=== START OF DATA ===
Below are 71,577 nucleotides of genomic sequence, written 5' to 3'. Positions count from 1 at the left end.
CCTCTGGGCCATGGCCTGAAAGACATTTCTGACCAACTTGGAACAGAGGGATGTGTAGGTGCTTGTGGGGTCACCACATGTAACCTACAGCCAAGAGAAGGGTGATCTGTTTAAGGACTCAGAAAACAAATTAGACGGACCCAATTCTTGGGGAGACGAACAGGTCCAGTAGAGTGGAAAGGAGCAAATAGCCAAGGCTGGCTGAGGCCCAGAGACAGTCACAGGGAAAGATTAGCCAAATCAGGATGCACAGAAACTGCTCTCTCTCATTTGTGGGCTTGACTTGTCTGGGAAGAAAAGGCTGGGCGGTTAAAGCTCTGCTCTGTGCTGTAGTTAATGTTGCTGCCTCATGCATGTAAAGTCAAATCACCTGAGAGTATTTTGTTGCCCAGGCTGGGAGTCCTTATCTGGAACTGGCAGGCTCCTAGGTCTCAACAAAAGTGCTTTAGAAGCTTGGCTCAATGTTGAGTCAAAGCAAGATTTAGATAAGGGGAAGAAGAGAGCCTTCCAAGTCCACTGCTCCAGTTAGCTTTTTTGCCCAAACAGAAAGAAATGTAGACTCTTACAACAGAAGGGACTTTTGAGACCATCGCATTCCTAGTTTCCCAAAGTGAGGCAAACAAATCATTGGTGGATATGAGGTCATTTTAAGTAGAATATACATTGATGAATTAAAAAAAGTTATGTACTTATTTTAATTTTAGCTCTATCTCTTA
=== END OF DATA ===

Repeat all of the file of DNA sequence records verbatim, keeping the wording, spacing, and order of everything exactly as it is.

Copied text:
Below are 71,577 nucleotides of genomic sequence, written 5' to 3'. Positions count from 1 at the left end.
CCTCTGGGCCATGGCCTGAAAGACATTTCTGACCAACTTGGAACAGAGGGATGTGTAGGTGCTTGTGGGGTCACCACATGTAACCTACAGCCAAGAGAAGGGTGATCTGTTTAAGGACTCAGAAAACAAATTAGACGGACCCAATTCTTGGGGAGACGAACAGGTCCAGTAGAGTGGAAAGGAGCAAATAGCCAAGGCTGGCTGAGGCCCAGAGACAGTCACAGGGAAAGATTAGCCAAATCAGGATGCACAGAAACTGCTCTCTCTCATTTGTGGGCTTGACTTGTCTGGGAAGAAAAGGCTGGGCGGTTAAAGCTCTGCTCTGTGCTGTAGTTAATGTTGCTGCCTCATGCATGTAAAGTCAAATCACCTGAGAGTATTTTGTTGCCCAGGCTGGGAGTCCTTATCTGGAACTGGCAGGCTCCTAGGTCTCAACAAAAGTGCTTTAGAAGCTTGGCTCAATGTTGAGTCAAAGCAAGATTTAGATAAGGGGAAGAAGAGAGCCTTCCAAGTCCACTGCTCCAGTTAGCTTTTTTGCCCAAACAGAAAGAAATGTAGACTCTTACAACAGAAGGGACTTTTGAGACCATCGCATTCCTAGTTTCCCAAAGTGAGGCAAACAAATCATTGGTGGATATGAGGTCATTTTAAGTAGAATATACATTGATGAATTAAAAAAAGTTATGTACTTATTTTAATTTTAGCTCTATCTCTTA